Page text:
However, many of the common approaches taken to time shift routines today aren't having an effect. They focus on individual action - things like time of use tariffs and smart displays designed to encourage people to use energy off-peak - and few strategies are being rolled out that affect the kind of broader time space of daily routines.

COVID-19 has given us a window to observe what happens when ordinary schedules, so things like the 9 to 5 working day, the school run, even the distinction between weekends and weekdays is suspended and many responders in this survey talk about how they've begun to experiment with different ways of structuring the time.

For example, flexible workers, office workers, who were previously stuck to a nine-to-five working day and commuted to and from an office, have now shifted to working from home, many of them with the need to balance child care at the same time, has led to a great variety in the way that people are structuring their daily lives.

Some people are taking much longer days with big breaks in the middle, others working much earlier and some later into the evening. This seemingly trivial re-sequencing of everyday routines - if it was to continue could deliver the types of time shifts sought after in demand management and lead to wider changes in the energy system that are needed to address climate change.

However, there's also a high chance that we could return to peaky practices if recovery from coronavirus prompts a hasty return to previous routines.

It's also important to recognise that for some people this period has been deeply difficult. People concerned about their loss of productivity or they're worried that they're not able to do their best for their dependents whilst also juggling working from home and if policies are to support continued experimentation with things like working hours, working days or indeed wider kind of structural changes to infrastructure and society, we need to design empathetic policies that recognise people's different situations and their different needs.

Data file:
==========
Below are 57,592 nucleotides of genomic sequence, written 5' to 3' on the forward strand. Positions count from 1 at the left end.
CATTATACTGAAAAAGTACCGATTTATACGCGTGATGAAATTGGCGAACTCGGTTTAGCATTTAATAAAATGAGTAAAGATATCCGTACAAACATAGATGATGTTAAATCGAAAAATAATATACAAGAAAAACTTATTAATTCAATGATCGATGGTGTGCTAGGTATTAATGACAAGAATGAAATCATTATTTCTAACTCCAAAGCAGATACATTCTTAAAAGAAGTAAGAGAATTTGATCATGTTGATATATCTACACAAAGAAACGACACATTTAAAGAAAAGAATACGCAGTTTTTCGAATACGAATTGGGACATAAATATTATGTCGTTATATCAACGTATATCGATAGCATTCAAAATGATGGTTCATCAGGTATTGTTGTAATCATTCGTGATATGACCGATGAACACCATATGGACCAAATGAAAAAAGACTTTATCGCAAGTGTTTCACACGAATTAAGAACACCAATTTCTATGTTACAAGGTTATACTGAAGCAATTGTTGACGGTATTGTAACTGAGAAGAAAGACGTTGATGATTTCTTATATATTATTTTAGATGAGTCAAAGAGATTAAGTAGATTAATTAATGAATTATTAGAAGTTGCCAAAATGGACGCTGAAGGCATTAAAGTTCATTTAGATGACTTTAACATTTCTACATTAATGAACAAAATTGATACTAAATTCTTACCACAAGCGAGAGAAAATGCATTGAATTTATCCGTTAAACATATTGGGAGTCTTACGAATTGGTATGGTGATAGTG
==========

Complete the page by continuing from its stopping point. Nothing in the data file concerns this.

Bold demand management measures are needed if we're to substantially reduce emissions and if we are to address climate change, and COVID-19 has forced experimentation in a way that's allowed us to observe what happens when routines become deeply unsettled.

It's therefore created an important set of conditions within which to understand societal transformation and discontinuity in everyday practice that we don't often get a chance to observe. The question that remains for me is how as a society we recover from coronavirus in a way that holds space for the low carbon routines that people are reporting having developed during lockdown.

Research and further information

The research discussed in this lecture was undertaken as part of the ESRC Centre for Climate Change and Social Transformation, seeking to understand from past and present examples how and why social transformation have occurred (read further findings from this project). The research will be continued to understand the enduring impacts of lockdown on everyday routines, and to contribute to the Everyday Life in a Pandemic project, and international sociological study to explore the implications of Covid-19 on everyday practices around the world.